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Britain's love affair with Chinese food

By Wang Mingjie in London | chinadaily.com.cn | Updated: 2018-08-13 19:09

Dishes have been available in UK capital for more than a century but local tastes are still changing

Cantonese chef William Poon opened his first Poon's Restaurant in 1973, in an 8-square-meter space in Central London's Lisle Street that had been occupied by an electrical supplies shop and that was only big enough for four tables.

Poon's food became so popular, he subsequently opened another six restaurants, with one he opened in 1976 being awarded a Michelin star in 1980 and being named the best Chinese restaurant in London. He sold his business in 2003 and went into retirement.

The immigrant from Hong Kong who arrived in the United Kingdom in 1967 says the secret of his success was his stubbornness, which ensured he preserved traditional cooking methods.

"I am a very stubborn and conservative person," he said. "I always try my best to keep the original taste as much as possible."

Looking back on his time at the forefront of Chinese cuisine in the UK capital, he remembers with pride that he was the first one in London to serve stir-fried beef with a "stinky" shrimp paste. Despite being a popular dish in Hong Kong, his restaurateur peers in Chinatown regarded the move as "crazy" because they assumed it would not be to the liking of Western customers.

But Poon's boldness turned out to be a hit – his dishes were well received by diners, both locals and those with roots in China, and his barbeque pork, char siu, roasted chicken livers, and pig's intestines joined the ranks of the most popular items on his menu.

As his restaurant became more famous, and with people waiting in the pub next door for tables to come free, it became clear his premises was too small to accommodate all those wanting to eat there. Poon's solution was to create set menus, which he believes were the first of their kind in the UK.

"At that time, all the restaurants had very long menus and it was easy for customers got lost," Poon said. "Because my restaurant was so small, I could not afford them to take a long time to read the menu, so I designed different set menus labeled A, B, C, D …That became a trend and other restaurants started to follow."

Around that time, Cantonese cuisine was prospering in London, driven by a sharp increase in the number of immigrants arriving from Hong Kong.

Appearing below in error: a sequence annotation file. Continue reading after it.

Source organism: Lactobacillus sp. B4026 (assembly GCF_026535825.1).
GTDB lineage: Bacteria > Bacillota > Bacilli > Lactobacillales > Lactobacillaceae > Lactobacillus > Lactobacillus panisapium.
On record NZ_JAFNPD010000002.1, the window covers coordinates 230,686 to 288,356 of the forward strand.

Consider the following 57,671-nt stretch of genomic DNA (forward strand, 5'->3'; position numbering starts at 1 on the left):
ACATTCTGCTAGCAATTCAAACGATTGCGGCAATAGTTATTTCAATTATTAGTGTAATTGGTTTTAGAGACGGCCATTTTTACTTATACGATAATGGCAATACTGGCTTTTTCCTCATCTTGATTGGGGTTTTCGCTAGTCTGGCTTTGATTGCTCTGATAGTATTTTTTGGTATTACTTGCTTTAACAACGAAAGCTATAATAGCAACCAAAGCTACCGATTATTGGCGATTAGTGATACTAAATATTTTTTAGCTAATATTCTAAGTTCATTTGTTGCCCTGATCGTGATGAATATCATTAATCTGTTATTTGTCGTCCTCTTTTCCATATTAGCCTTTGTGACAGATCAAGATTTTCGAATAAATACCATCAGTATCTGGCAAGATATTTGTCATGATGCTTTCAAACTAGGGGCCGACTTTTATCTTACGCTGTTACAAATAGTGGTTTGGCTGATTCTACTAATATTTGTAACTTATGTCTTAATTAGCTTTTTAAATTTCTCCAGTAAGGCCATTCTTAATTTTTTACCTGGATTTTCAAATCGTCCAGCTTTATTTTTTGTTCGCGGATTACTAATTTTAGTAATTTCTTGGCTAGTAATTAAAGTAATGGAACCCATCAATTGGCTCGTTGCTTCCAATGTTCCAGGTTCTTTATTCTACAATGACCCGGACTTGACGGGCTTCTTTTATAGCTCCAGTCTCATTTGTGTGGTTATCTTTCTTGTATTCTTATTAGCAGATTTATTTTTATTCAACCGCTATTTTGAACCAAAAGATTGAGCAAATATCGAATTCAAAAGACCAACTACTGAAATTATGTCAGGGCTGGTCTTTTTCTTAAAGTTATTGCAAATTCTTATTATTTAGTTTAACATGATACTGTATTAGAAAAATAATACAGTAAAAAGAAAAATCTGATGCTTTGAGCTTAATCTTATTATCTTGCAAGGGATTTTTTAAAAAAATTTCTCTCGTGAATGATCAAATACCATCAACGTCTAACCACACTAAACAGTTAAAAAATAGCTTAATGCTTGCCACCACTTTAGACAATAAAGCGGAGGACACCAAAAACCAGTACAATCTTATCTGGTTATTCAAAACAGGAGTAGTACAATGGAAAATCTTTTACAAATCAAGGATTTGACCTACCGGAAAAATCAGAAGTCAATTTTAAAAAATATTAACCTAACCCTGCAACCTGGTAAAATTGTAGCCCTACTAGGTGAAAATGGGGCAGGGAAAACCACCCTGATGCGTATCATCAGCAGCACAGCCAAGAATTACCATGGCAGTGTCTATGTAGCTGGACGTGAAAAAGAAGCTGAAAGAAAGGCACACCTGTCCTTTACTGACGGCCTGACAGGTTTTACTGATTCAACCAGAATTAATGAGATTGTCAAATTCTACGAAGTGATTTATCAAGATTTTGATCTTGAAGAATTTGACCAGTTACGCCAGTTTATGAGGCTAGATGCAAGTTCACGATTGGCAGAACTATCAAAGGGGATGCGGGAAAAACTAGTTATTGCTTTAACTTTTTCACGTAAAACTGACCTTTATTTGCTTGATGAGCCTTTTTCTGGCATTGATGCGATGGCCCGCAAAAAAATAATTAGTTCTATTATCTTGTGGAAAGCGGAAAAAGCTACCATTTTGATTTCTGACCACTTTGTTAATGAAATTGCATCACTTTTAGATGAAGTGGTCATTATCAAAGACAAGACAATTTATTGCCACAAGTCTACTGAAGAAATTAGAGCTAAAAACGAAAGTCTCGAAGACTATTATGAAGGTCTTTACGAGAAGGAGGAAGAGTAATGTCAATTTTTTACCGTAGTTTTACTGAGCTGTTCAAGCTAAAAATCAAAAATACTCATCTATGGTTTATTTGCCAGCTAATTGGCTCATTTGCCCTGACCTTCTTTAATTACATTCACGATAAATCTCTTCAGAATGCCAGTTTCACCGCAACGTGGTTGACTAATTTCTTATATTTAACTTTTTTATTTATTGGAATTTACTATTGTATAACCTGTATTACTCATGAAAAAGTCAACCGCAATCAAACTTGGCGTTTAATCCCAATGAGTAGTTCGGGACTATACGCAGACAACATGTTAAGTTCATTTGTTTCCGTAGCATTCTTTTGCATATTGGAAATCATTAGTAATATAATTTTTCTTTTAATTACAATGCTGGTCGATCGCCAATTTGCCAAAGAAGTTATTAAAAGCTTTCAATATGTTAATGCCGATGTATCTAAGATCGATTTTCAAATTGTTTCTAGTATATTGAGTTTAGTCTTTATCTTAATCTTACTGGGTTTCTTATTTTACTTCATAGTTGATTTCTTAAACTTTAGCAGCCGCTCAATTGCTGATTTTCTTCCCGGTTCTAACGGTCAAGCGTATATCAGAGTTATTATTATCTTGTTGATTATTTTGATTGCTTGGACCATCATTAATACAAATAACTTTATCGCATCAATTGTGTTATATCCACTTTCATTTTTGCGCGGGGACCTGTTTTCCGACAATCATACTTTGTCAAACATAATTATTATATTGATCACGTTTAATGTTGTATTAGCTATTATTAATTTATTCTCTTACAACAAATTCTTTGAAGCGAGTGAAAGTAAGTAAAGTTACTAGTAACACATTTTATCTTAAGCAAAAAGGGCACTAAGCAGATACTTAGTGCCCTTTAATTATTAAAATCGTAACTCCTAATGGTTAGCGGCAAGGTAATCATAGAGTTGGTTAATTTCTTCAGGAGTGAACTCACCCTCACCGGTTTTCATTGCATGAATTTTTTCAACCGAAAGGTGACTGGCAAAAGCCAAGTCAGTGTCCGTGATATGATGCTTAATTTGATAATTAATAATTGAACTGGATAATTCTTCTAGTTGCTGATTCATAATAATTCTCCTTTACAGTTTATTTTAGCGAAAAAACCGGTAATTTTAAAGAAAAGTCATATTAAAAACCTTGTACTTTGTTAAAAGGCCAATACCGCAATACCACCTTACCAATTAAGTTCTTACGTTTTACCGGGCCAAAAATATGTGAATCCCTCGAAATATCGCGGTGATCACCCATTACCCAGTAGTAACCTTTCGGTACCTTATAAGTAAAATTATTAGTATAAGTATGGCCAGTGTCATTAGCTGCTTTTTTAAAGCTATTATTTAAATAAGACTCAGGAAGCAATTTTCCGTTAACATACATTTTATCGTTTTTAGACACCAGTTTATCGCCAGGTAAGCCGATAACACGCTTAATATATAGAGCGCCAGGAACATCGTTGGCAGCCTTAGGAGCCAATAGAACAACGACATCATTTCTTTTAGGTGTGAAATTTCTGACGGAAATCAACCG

Ken Hom, Celebrity TV chef.

Celebrity TV chef Ken Hom, author of My Stir-Fried Life, said: "The boom in Cantonese food came from the early immigration of Cantonese immigrants, as they were the first to have access to leave a turbulent China racked by poverty and the declination of the imperial China and of course with the advent of Western imperialism."

However, the earliest Chinese eateries in London predate Poon's by a century, says the British Chinese Heritage Centre. They stretch all the way back to the 1880s when stalls sprang up around London's docklands, where Chinese sailors had settled.

The Limehouse area of East London housed the first Chinatown in the British capital but it was the International Health Exhibition in the West London district of South Kensington in 1884 that introduced Chinese food to the British public in a big way, something that was followed in 1908 by the first recorded opening of a formal Chinese restaurant, in Glasshouse Street, Piccadilly Circus, which was appropriately named The Chinese Restaurant.

Similar things were happening in other cities. In Liverpool in the 1930s, ex-Chinese sailors were serving dishes from Ningbo, Fuzhou, Hainan, Shantou, and Shanghai, including chop suey (a mix of meat and vegetables cooked together), fishcakes, and black jam cakes. And, in 1938, chop suey, chow mein and fried rice were popular among students at a restaurant in Cambridge because of their affordability.

A key moment in the journey of Chinese food in the UK came with the introduction of simple Chinese recipes on BBC broadcasts by Jean Sterling in 1939 and with Chinese cooking ingredients becoming available at the Shanghai Emporium on Greek Street in London.

Hakkasan has earned Michelin stars for its high quality food. PHOTO PROVIDED TO CHINA DAILY

In the late 1950s, Chinese restaurants started serving meals in three courses in order to fit in with British expectations. And, by the 1970s, the phrase "Hong Kong style" had emerged to describe Cantonese cuisine that combined exotic or expensive ingredients with Western catering.

London's Chinatown migrated to its current location in the 1970s, when rents were relatively cheap and Soho was a byword for crime and prostitution. For nearly 50 years, it has been the heartland of the UK's Cantonese community and, during this time, many British people have come to regard Cantonese cuisine as the only type of Chinese food.

But attitudes toward Chinese food have changed "enormously" in recent years as people have realized Cantonese food is only a small part of what is on offer, said Hom.